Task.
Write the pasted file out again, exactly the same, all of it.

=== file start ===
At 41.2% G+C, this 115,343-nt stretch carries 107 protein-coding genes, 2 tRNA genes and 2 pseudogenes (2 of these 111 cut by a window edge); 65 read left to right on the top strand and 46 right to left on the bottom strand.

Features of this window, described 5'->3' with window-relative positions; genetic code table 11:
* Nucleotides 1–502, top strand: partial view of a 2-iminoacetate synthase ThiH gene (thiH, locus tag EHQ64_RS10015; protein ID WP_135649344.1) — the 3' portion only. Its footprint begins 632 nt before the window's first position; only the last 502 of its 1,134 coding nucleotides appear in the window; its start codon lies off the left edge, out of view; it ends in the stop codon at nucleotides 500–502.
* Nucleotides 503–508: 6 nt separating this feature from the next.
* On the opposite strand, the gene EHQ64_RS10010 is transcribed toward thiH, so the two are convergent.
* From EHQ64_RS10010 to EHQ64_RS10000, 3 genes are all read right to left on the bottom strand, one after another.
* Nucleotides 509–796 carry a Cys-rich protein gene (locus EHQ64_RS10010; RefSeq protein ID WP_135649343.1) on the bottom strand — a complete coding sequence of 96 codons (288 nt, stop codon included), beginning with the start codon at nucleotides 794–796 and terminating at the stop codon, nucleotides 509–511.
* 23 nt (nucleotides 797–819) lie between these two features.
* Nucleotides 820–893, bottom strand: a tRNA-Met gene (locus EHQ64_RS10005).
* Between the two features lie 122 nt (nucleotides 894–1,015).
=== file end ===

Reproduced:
At 41.2% G+C, this 115,343-nt stretch carries 107 protein-coding genes, 2 tRNA genes and 2 pseudogenes (2 of these 111 cut by a window edge); 65 read left to right on the top strand and 46 right to left on the bottom strand.

Features of this window, described 5'->3' with window-relative positions; genetic code table 11:
* Nucleotides 1–502, top strand: partial view of a 2-iminoacetate synthase ThiH gene (thiH, locus tag EHQ64_RS10015; protein ID WP_135649344.1) — the 3' portion only. Its footprint begins 632 nt before the window's first position; only the last 502 of its 1,134 coding nucleotides appear in the window; its start codon lies off the left edge, out of view; it ends in the stop codon at nucleotides 500–502.
* Nucleotides 503–508: 6 nt separating this feature from the next.
* On the opposite strand, the gene EHQ64_RS10010 is transcribed toward thiH, so the two are convergent.
* From EHQ64_RS10010 to EHQ64_RS10000, 3 genes are all read right to left on the bottom strand, one after another.
* Nucleotides 509–796 carry a Cys-rich protein gene (locus EHQ64_RS10010; RefSeq protein ID WP_135649343.1) on the bottom strand — a complete coding sequence of 96 codons (288 nt, stop codon included), beginning with the start codon at nucleotides 794–796 and terminating at the stop codon, nucleotides 509–511.
* 23 nt (nucleotides 797–819) lie between these two features.
* Nucleotides 820–893, bottom strand: a tRNA-Met gene (locus EHQ64_RS10005).
* Between the two features lie 122 nt (nucleotides 894–1,015).